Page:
Author Nicholas Marsh’s first historical fiction novel takes readers back to 1800s Ann Arbor


Welcome to the late 1800s in Ann Arbor where readers of Nicholas Marsh’s latest novel are introduced to the hushed escapades of a reputed madam. In Marsh’s “Madam Queen Sill,” a newspaper reporter, intrigued by Sill’s mystery and reputation, finds himself thick into helping investigate the murder of two of Sill’s ladies of the night. Working together with a resolute local, and acting on Sill’s suspicions, fast-moving sleuthing leads to an alarming conclusion.

Marsh, whose other popular books include “Michigan Central Railroad” and “Remembering Delhi Mills,” a book about the early days in Delhi, continues to combine his two passions, writing and history, into another entertaining and informative journey.

“Madame Queen Sill” is available at where one of the reviews stated: “Being familiar with the Ann Arbor area made it fun because I could tag along with the characters. Sill’s profession required she be strong and tough at times though I could feel her tender side too.”

Drawing on his past research and vast knowledge of local history Marsh cleverly walks the reader through the late 1800’s in Ann Arbor. His narrative in time period references draws you quickly to days gone by and piques your interest in this “who done it” tale.

“More than 30 years ago, while doing research on one of my Ann Arbor area history projects, I ran across an infamous local prostitute who went by the appellation “Queen Sill,” says Marsh. “Information was sketchy, but her existence was verified by further research, although her real name eluded me. I held the information, not knowing what to do with it. At the time, it wasn’t a topic I was interested in pursuing further.”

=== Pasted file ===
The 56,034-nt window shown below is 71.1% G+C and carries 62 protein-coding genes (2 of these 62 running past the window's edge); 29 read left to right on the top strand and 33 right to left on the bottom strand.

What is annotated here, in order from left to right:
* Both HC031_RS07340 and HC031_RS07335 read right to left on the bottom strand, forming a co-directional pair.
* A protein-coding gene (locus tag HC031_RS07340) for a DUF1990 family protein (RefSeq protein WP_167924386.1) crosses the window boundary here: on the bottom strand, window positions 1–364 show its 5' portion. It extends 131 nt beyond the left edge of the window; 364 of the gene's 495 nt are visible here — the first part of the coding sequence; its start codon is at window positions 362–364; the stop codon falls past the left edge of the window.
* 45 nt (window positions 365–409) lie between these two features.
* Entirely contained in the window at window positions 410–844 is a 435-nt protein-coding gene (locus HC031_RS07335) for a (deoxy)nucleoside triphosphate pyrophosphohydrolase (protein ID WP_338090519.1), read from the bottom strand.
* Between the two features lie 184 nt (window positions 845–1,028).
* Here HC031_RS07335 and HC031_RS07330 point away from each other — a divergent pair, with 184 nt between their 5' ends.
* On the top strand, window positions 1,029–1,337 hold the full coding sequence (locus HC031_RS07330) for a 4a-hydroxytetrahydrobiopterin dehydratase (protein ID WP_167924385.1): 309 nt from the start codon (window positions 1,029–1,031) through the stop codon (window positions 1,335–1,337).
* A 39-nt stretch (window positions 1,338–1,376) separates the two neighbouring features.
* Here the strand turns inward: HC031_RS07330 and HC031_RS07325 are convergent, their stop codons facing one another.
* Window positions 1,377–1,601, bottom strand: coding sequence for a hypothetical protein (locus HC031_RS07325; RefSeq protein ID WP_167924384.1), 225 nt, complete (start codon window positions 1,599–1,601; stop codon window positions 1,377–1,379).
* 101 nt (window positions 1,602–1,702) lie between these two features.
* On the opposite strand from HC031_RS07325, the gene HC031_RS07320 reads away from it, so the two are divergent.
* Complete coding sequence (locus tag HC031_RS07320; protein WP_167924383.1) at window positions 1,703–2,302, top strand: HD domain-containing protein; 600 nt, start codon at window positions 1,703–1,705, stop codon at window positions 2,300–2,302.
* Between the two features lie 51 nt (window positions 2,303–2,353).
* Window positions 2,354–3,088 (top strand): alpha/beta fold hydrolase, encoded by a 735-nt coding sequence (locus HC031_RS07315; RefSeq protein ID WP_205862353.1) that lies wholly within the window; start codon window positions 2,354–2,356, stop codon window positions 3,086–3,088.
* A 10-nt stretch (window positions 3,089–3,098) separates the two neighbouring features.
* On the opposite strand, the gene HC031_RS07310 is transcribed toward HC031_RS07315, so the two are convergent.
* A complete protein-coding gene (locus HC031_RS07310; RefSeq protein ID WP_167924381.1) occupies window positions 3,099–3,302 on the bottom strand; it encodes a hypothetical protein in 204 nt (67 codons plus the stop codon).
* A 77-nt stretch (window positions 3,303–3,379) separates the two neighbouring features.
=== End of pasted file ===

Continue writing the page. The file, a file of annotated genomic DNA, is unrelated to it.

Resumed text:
But as time went by, Marsh began floating her moniker around some of the local Ann Arbor historian groups to see if anyone had ever heard of her.

“Wystan Stevens, more or less, anchored that informal cluster of like-minded local history hounds,” Marsh said. “We were frequently called on to answer questions and inquiries from local historical organizations or each other if we were stumped on a personal project. No one I asked had heard of Queen Sill.

“A few months ago I decided to tell her story because it is unlikely anyone else will. She is a buried part of our local history and I found it intriguing that she operated in our county for two decades, yet her name doesn’t appear in print in local history books.”

Marsh began by sketching out the story of her life based on what little information was available. He used an historical novel approach.

“Since she traveled countywide in the late 1800s, I knew that time period and setting very well from my non-fiction projects and put it all together to spin out a murder mystery using a few characters modeled after local residents. The story is a fictional murder mystery with Queen Sill living in Ann Arbor in 1899.”

Marsh adds that “I had some help from good friends, which I usually do” in his first effort in historical fiction. This well written story holds your interest and keeps you hoping for swift justice.

Besides writing articles for the Ann Arbor Observer, Michigan History Magazine, The Chronicle, and others, Marsh has published the following books on our area:

“The Michigan Central Railroad, History of the Main Line 1846-1901.”

“History of Ann Arbor’s Company A, 31st Volunteer Michigan Infantry 1889-1899.”

“Remembering Delhi Mills, Ninety Years of Forgotten History 1827-1917.”

“Scio Village, Ghost Town with a Past 1827-1917.”

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